Financial solvency is an ongoing challenge for small businesses, most of which don’t turn a profit during the first few years. There are several reasons for this, including the basic challenges involved in establishing a client base, initial overhead, and other startup costs.
However, another reason that small businesses struggle with their budgets is because they’re overspending or just spending on the wrong things.
If you’re struggling to manage your business’s budget, it’s time to look more closely at these four line items. By reducing how much you spend on them or cutting them out completely, you may find your company’s budget is more sustainable.
It’s one thing to pay for floorspace if you run a traditional retail business that needs to display items, but if everyone at your company spends their days at desks working on computers, do you really need an office? The past eighteen months have proven that most businesses can successfully run remotely or using a hybrid setup. Instead of overspending on office space, consider a smaller space, renting a few desks in a coworking building, or shifting staff to remote work.
In the age of Software-as-a-Service (SaaS) tools, it’s easier than ever for businesses to try out new platforms, but it’s also very easy to purchase a subscription, only to stop using the service while still paying for it.
Do that a few times, and you’ll dig yourself into a financial hole. Make sure you’re tracking your expenses and assets carefully and don’t scale up your software subscriptions prematurely. Many small businesses subscribe to platforms they don’t really need or on a higher tier, despite not being ready for such advanced solutions.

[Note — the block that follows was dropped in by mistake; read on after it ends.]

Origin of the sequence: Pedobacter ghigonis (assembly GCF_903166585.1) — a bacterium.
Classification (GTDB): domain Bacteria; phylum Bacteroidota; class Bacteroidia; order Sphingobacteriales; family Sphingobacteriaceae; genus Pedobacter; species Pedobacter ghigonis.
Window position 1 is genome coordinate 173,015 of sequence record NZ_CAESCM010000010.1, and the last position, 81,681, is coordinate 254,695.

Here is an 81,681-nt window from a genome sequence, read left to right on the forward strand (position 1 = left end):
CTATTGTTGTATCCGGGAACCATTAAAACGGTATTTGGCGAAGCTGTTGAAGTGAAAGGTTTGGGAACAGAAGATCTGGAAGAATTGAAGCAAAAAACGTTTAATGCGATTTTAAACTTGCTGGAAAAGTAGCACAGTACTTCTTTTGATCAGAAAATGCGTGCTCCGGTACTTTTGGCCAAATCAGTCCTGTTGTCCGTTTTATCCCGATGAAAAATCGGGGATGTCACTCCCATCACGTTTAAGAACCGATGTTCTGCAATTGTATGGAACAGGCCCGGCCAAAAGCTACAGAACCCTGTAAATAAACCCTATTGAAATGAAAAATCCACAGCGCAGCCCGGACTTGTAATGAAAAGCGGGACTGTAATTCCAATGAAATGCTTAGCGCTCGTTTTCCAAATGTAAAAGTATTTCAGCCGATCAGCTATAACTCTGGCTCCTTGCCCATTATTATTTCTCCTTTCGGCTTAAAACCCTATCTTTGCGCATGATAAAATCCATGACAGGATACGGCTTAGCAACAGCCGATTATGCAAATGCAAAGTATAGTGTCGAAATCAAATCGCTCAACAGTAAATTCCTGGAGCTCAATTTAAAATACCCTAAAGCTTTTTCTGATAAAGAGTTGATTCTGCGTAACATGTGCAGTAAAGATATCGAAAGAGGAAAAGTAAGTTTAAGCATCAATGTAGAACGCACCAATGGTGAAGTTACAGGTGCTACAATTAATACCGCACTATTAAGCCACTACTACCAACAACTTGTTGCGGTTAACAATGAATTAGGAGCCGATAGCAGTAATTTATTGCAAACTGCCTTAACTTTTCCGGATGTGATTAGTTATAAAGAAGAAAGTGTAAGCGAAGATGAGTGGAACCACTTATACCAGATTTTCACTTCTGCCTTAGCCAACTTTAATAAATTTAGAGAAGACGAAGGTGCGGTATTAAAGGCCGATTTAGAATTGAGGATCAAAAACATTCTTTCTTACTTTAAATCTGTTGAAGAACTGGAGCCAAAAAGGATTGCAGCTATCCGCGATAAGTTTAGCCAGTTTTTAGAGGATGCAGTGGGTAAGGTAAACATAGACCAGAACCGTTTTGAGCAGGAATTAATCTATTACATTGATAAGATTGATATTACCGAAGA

Engage Outsourcing Options
One of the defining features of a small business is limiting staffing and, as a result, often a limited array of available skills. That’s okay! There’s no reason your company should be paying for full-time access to certain professionals, like accountants or IT support, when you just don’t need it.
Instead, outsource your IT needs and contract with a CPA to handle your bookkeeping and business taxes. If and when your business expands, you can weigh your changing needs, but this is the best strategy for businesses that are still getting started.
Massive Marketing Campaigns
Today’s marketing landscape is overwhelming, and it can be enormously challenging to figure out how to distribute your marketing budget to maximize reach and effectiveness. Do you emphasize social media, and which channels? Local or national? Video or basic graphics? Because there are so many channels and choices, small businesses often overspend on marketing out of a fear of making the wrong decision. Scale back and spend some time measuring impact – you might also consider briefly contracting with a marketing agency, which can support your company as it navigates this process.
Careful budget management is important for every business, but when you’re still getting on your feet, a certain decisive conservatism can be especially critical. Without it, your spending may spin out before you have a chance to reach a meaningful audience, so start trimming the financial fat without delay.